Hitchcock uses this technique of gradually revealing what is happening behind Melanie to increase the tension and suspense. We, the viewer, knows what is happening, but immediately feel anxious for Melanie’s safety as she remains unaware of the terrifying horrors that are about to take place.
Another great example of his unique filming techniques is his ability to play with the use space within camera shots, or the lack of space, to really turn up the tension. From the outset, Hitchcock “starts off as a film with vast, open shots of San Francisco, lakefront towns and wide areas ends up a claustrophobic fight for life” to create a false sense of security for what is in store for the viewer. Again, in the opening scenes where we are introduced to Mitch and Melanie inside the pet shop; Hitchcock is ingenious in the way he subtly focuses on the birds in ornamental cages, squawking, screeching and cheeping. Ironically, when Mitch lectures Melanie on how it’s wrong to imprison birds in their cages, she counteracts, attempting to point out how the birds would create sexual chaos if allowed to be roam free. “Well certainly, it’s to protect the species,” Melanie explains to Mitch. Little does she know that it is in fact the human race who are in danger and need cages for their protection.
Hitchcock demonstrates this reversed imagery perfectly when Melanie traps herself inside a phone booth, protecting herself from the kamikaze birds who are attacking her. Thus making this “a role-reversal with her attackers — the birds stuck in cages in the film’s opening pet shop scene is now switched with Melanie in the cage seeking refuge from them”.
Not only did Hitchcock take advantage of his unique film techniques to manipulate the birds into horrifying flying monsters, he also was the first director who used trained birds. In fact he used hundreds of birds, including, gulls, ravens and crows to shoot some of the action scenes within the film. In shots where real birds were impossible to manage, Hitchcock was forced to use mechanical birds and animations. During the 1960’s these methods were cutting edge and had no failing effects on the films authenticity at the time. This did, however, cause some difficulties in shooting “because Hitchcock had some trained birds actually attacking Hedren, and despite safety precautions, there were injuries”. When Tippi Hedren was interviewed by Detroit News about the freak accident which occurred during the filming of the telephone booth scene, she revealed, “one of the birds crashed in with such force that it broke the glass and it shattered. They spent the afternoon with tweezers, picking shards of glass out of the left side of my face”. Hedren was advised by the production team that the glass of the telephone booth was special safety glass. Well, apparently they were wrong.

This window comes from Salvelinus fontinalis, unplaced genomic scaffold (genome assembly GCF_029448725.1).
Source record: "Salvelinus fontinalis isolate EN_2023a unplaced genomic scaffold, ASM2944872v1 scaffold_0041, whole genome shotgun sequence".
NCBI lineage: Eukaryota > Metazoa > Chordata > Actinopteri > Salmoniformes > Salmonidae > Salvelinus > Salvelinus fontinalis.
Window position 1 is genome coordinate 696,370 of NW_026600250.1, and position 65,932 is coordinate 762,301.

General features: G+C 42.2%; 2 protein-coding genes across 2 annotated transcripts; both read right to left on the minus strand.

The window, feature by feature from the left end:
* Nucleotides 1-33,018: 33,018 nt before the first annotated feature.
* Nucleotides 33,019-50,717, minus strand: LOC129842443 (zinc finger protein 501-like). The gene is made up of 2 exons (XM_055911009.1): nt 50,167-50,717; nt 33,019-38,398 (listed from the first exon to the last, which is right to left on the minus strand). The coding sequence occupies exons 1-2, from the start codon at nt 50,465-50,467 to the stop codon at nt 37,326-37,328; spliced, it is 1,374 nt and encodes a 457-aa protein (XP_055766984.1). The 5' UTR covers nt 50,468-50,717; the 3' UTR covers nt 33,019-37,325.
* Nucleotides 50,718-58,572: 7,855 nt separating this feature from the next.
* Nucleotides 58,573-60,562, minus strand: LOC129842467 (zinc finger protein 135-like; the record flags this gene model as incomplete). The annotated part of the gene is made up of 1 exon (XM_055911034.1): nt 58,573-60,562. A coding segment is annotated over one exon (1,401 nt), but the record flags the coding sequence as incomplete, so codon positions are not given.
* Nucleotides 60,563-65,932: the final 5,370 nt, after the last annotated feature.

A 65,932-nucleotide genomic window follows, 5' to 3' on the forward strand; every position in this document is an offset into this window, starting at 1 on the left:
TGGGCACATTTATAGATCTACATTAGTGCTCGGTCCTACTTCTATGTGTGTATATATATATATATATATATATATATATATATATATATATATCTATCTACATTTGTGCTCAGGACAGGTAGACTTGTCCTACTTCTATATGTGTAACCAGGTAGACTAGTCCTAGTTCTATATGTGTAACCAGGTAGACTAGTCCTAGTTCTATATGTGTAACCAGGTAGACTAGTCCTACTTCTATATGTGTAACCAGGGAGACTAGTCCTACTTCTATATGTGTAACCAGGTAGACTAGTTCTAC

The nerve jangling suspense is also heightened by the non-existent sound score. The only soundtrack being electronically simulated bird cries and wing-flaps which creates a haunting ambience. The sounds of these ghastly birds massing is perhaps more frightening than any traditional soundtrack Hitchcock may have chosen for his horror motion picture.
Although Hitchcock received high acclaim from the watching public, as well as being nominated for an Academy Award at The Oscars for Best Special Effects, critics were baffled by trying to interpret the film in a literal sense and had trouble comparing The Birds to other horrifying thrillers of it’s kind. The main question being, why did these strange disastrous attacks occur?